Smoke alarms are life-saving equipment capable of detecting smoke even before you notice the fire. This gives you critical seconds to either control the fire or evacuate.

There are different types of smoke alarms and it can be confusing how they operate. So we’ve listed here the common questions home owners and building managers might have about smoke alarms.

What are the current regulations that govern smoke alarms?

Under Clause 146A of the Environmental Planning and Assessment Act (EPAA) 1979, and Division 7A of Part 9 of the Environmental Planning and Assessment Regulation 2000, at least one working smoke alarm should be installed on each level in all buildings in NSW where people sleep.

The smoke alarms must also comply with the requirements of Australian Standard AS 3786. These provisions came into effect on 1 May 2006. A person who does not comply with the legislation is guilty of an offense with a maximum penalty of $550.
NSW legislation provides for a minimum level of protection, but Fire & Rescue NSW recommends owners and occupants consider higher levels of protection.

What are the new smoke alarm regulations?

On 23 March 2020, updated Residential Tenancy Regulations (NSW) came into force mandating increased obligations for landlords and property managers regarding smoke alarm maintenance including annual testing and battery replacement. Regulations that came into effect in NSW in March 2020 have impacted obligations for smoke alarm maintenance and water efficiency in rental properties.

NSW fair trading has advised that penalties for non-compliance will be imposed from April 2021. So if you haven’t got your smoke alarms checked, now would be the best time.

What types of residential buildings require smoke alarms?

These types of Residential accommodation require smoke alarms; detached houses, terrace houses, town houses, villa units (Class 1a buildings), apartments, home units, flats (Class 2 buildings), caretakers flats, single residences above shops (Class 4 parts of buildings), relocatable homes, e.g. manufactured homes and moveable dwellings.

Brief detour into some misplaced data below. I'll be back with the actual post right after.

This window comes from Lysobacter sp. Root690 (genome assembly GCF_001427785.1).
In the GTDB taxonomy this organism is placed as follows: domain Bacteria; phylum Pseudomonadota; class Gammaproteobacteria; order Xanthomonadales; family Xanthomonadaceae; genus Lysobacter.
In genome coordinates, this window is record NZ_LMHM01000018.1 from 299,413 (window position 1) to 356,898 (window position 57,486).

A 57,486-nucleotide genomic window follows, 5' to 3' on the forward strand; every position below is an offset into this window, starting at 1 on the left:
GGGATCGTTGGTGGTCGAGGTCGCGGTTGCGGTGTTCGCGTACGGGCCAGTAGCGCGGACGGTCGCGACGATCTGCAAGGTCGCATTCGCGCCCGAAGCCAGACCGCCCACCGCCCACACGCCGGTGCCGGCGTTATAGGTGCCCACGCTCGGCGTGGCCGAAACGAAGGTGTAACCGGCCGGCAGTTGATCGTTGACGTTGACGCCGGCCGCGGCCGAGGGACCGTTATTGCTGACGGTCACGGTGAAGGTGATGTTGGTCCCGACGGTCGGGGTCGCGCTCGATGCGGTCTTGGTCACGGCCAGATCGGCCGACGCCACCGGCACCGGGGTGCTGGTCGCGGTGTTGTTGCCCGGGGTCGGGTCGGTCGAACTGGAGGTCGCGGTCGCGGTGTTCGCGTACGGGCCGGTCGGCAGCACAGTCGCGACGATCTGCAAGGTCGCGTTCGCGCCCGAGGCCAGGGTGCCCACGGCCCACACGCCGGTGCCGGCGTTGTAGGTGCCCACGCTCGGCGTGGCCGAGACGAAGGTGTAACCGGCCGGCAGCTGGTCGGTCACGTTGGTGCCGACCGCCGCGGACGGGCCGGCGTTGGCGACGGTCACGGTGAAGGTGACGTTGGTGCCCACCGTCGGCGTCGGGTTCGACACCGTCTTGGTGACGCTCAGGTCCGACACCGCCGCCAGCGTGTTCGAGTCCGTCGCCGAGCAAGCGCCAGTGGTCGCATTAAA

Where should smoke alarms be installed?

The Building Legislation Amendment (Smoke Alarms) Act 2005 specifies the minimum requirements for smoke alarms, but Fire and Rescue NSW recommends installation of interconnected alarms in:
• every bedroom
• living space (including hallways and stairways)
• the garage

Different types of premises require smoke alarms to be installed in various locations. For residential dwellings, a smoke alarm must be installed on each level of the home. The alarm should be installed between the kitchen and sleeping areas, close enough to be heard from the bedrooms. Do not install smoke alarms near the kitchen or bathroom.

How often should smoke alarms be tested?

  • Every month – Smoke alarms should be tested by pressing the test button to make sure the battery and the alarm work.
  • Every six months – Smoke alarms should be maintained and cleaned with a vacuum cleaner to remove any dust or particles that prevent the smoke alarms from working properly.
  • Once a year – If your smoke alarm runs on a battery, it should be replaced annually, like at the end of Daylight Saving. If your smoke alarm runs on a lithium battery, it is built into the alarm and cannot be replaced. You need to replace the entire unit every 10 years.
  • Every 10 years – Change your smoke alarms because they do not last forever. The sensitivity in all smoke alarms will reduce over time, especially after their expiration date.

For more information or questions about smoke alarms in NSW, contact us and we’ll be happy to discuss your requirements with you.